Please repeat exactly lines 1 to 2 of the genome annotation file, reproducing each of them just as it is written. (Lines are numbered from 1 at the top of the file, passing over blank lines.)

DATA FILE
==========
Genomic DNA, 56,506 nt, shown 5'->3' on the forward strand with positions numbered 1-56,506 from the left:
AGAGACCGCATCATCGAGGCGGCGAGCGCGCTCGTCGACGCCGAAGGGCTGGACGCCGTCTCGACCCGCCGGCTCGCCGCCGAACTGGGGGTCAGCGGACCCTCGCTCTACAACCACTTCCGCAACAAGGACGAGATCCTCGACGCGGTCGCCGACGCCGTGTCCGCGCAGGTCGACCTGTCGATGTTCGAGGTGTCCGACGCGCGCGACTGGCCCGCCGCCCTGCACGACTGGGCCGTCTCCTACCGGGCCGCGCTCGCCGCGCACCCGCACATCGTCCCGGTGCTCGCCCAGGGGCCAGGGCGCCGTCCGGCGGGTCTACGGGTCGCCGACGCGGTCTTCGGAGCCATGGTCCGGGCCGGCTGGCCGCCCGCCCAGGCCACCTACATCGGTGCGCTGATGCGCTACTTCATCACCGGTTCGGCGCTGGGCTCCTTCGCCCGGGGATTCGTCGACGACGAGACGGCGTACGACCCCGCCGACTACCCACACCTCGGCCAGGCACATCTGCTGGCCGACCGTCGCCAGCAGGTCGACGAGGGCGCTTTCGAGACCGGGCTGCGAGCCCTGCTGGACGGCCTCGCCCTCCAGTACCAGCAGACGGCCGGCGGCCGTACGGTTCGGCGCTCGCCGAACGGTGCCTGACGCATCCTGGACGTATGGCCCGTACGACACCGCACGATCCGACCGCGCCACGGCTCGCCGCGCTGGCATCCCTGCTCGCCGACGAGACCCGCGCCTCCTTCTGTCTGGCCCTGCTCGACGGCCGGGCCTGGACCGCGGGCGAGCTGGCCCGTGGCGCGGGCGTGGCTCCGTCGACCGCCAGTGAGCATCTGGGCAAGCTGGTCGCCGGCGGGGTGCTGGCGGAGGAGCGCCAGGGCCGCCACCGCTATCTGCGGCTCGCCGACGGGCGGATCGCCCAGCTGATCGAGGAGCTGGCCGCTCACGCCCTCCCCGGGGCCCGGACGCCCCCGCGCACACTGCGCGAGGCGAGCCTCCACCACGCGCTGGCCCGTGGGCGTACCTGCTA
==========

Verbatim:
Genomic DNA, 56,506 nt, shown 5'->3' on the forward strand with positions numbered 1-56,506 from the left:
AGAGACCGCATCATCGAGGCGGCGAGCGCGCTCGTCGACGCCGAAGGGCTGGACGCCGTCTCGACCCGCCGGCTCGCCGCCGAACTGGGGGTCAGCGGACCCTCGCTCTACAACCACTTCCGCAACAAGGACGAGATCCTCGACGCGGTCGCCGACGCCGTGTCCGCGCAGGTCGACCTGTCGATGTTCGAGGTGTCCGACGCGCGCGACTGGCCCGCCGCCCTGCACGACTGGGCCGTCTCCTACCGGGCCGCGCTCGCCGCGCACCCGCACATCGTCCCGGTGCTCGCCCAGGGGCCAGGGCGCCGTCCGGCGGGTCTACGGGTCGCCGACGCGGTCTTCGGAGCCATGGTCCGGGCCGGCTGGCCGCCCGCCCAGGCCACCTACATCGGTGCGCTGATGCGCTACTTCATCACCGGTTCGGCGCTGGGCTCCTTCGCCCGGGGATTCGTCGACGACGAGACGGCGTACGACCCCGCCGACTACCCACACCTCGGCCAGGCACATCTGCTGGCCGACCGTCGCCAGCAGGTCGACGAGGGCGCTTTCGAGACCGGGCTGCGAGCCCTGCTGGACGGCCTCGCCCTCCAGTACCAGCAGACGGCCGGCGGCCGTACGGTTCGGCGCTCGCCGAACGGTGCCTGACGCATCCTGGACGTATGGCCCGTACGACACCGCACGATCCGACCGCGCCACGGCTCGCCGCGCTGGCATCCCTGCTCGCCGACGAGACCCGCGCCTCCTTCTGTCTGGCCCTGCTCGACGGCCGGGCCTGGACCGCGGGCGAGCTGGCCCGTGGCGCGGGCGTGGCTCCGTCGACCGCCAGTGAGCATCTGGGCAAGCTGGTCGCCGGCGGGGTGCTGGCGGAGGAGCGCCAGGGCCGCCACCGCTATCTGCGGCTCGCCGACGGGCGGATCGCCCAGCTGATCGAGGAGCTGGCCGCTCACGCCCTCCCCGGGGCCCGGACGCCCCCGCGCACACTGCGCGAGGCGAGCCTCCACCACGCGCTGGCCCGTGGGCGTACCTGCTA